As we dip our toes back into the sea of socializing, we need PPEs—Prepared Party Edibles—snacks that are ready to serve the moment the stars align. These flaky, cheddar-laced sticks make the perfect nibble—they are simple to prep and freeze, and then quickly bake into puffy little wands of cheesy goodness.
Before snack scientists created vacuum-packed rods of mozzarella so parents could dole out string cheese to kids, “cheese sticks” referred to these savory pastry hors d’oeuvres. Also known as cheese straws, they go back to the kitchens of the 1860s, with notable recipes in UK’s famed Mrs Beeton’s Book of Household Management (1861) and in Godey’s Magazine (October 1865) in the US. The recipe featured here is plenty old enough—I still go by the browned clipping I snipped from the Boston Globe in November 1977 and taped to an index card.
As far as I know, cheese sticks have never been a fad. But they are so hard to resist, they’ve lived through such trendy waves as brie en croute, bruschetta, and tapas. Maybe you’ve seen boxes of artisan cheese sticks alongside imported delicacies at your grocery store. I say, save your money and make these puffy, cheesy bites yourself.
Have I mentioned “puffy”? Rolled-and-sliced dough can produce cheese sticks that are flat and crispy, but this recipe delivers puffy layers for a delicate flakiness. The puff in this recipe comes from adding cheese in stages, and then rolling out and folding the dough after each addition. It creates a fine layering of dough, or “lamination,” similar to what you get with puff pastry. Only when I first made puff pastry did I catch on that the secret to the cheese stick was this little bit of rolling and folding. Of course, the egg yolk and baking powder probably don’t hurt in the rising.
To help confirm that “puffy makes perfect,” I tried a recipe for cheese straws from my 1931 edition of Aunt Sammy’s Radio Recipes Revised. This cookbook came out of the wildly popular radio show where Uncle Sam’s wife Aunt Sammy, a clever creation of the US Department of Agriculture, gave out recipes for simple, inexpensive, nutritious and delicious meals that families could enjoy during hard times. In Aunt Sammy’s recipe, the dough gets rolled out only once, so, as suspected, the strips baked up crunchy like thin cheesy bread sticks. They’re tasty, but lack the delectable bite of the puffy cheese sticks.
But how much puff is enough? Puffy cheese sticks are so desirable that there is a movement—led by icons such as Ina Garten, Martha Stewart and Emeril—to skip making dough altogether and just use frozen, packaged puff pastry. While cheese sticks or twists made this way do puff up quite a bit (they are puff pastry, after all), I found they don’t save work, don’t improve the flavor, and they don’t lend themselves to freezing for on-demand baking later on. This recipephany makes cheese sticks that are quite puffy enough, thank you. And you don’t have to buy expensive packaged dough.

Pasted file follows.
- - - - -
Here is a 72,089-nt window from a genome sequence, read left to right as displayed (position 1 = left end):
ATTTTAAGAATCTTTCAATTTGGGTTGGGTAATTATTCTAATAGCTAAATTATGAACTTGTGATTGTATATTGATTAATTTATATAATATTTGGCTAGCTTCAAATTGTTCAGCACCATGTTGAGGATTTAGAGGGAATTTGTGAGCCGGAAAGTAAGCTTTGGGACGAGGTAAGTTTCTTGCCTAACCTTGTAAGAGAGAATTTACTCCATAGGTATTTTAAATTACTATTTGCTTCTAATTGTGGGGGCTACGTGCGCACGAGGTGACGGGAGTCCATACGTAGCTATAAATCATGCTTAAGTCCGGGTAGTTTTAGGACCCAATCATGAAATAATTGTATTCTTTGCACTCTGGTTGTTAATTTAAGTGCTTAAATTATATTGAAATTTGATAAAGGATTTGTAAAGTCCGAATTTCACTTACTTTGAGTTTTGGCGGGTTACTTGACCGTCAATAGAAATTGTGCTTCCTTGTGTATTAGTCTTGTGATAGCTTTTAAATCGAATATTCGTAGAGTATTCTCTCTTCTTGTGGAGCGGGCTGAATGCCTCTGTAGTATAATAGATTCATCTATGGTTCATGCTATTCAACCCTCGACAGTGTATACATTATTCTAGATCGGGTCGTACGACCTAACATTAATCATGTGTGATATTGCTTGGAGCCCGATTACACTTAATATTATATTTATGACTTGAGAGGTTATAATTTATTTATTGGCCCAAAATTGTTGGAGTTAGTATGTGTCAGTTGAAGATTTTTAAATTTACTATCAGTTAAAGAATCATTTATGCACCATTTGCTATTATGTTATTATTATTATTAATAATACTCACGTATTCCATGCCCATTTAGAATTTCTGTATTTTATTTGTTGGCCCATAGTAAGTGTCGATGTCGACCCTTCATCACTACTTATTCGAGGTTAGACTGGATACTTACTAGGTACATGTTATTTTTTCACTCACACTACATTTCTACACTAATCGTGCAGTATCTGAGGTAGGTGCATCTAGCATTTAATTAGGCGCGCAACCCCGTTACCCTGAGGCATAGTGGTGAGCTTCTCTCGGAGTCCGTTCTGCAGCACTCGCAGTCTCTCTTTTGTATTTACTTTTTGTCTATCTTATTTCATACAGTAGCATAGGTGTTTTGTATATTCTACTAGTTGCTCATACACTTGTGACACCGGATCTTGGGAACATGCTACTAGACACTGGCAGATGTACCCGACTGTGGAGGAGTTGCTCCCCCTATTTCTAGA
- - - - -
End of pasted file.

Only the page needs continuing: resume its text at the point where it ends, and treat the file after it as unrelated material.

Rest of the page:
So, as the summer welcomes us outside, let’s look forward to being with friends, raising our glasses to good health, and munching together on these delightfully puffy cheese sticks.
Puffy Cheese Sticks
- 2 cups flour
- 1 teaspoon salt
- 1 teaspoon baking powder
- ¾ cup cold butter
- 1 egg yolk
- ¾ cup milk
- 2 cups grated cheddar cheese (I use my favorite cheese, Trader Joe’s Unexpected Cheddar)
1. Mix flour, salt and baking powder in a bowl; cut in the butter (I use my fingers) until it is down to tiny lumps. In a small bowl, beat egg yolk with milk; mix with a fork into the flour mixture until it comes together into a ball of dough. Chill one hour.
2. On a lightly floured surface, roll out the dough into a square 1/8 inch thick. Sprinkle half the dough with half the cheese and fold over, sealing the edges. Fold in half and roll out ¼ inch thick. Sprinkle with the remaining cheese, seal, and repeat folding and rolling. Finally, fold dough in half twice and roll out to ¼ inch thick. (I get about a 12″ square.) Cut into strips (I use a pizza wheel) about ½ inch wide by 3 inches long. (NOTE: If the kitchen is warm and the dough gets too sticky to roll, don’t add much more flour. Put dough in the refrigerator to firm it up before finishing the rolling.)
3. Arrange the number you want to freeze in a container, with aluminum foil between the layers. Seal, label and freeze.
4. To serve immediately, place strips on a baking sheet an inch or so apart and bake in a preheated 425° oven 10 minutes or until delicately browned. Serve hot or cold. Refrigerate or freeze leftovers.
5. To bake frozen sticks, carefully remove the strips from the containers. Arrange on a baking sheet an inch or so apart and bake in preheated 425° oven 12 minutes, or until delicately browned. Serve hot or cold. Refrigerate or freeze leftovers.
6. Makes about 60-80 sticks.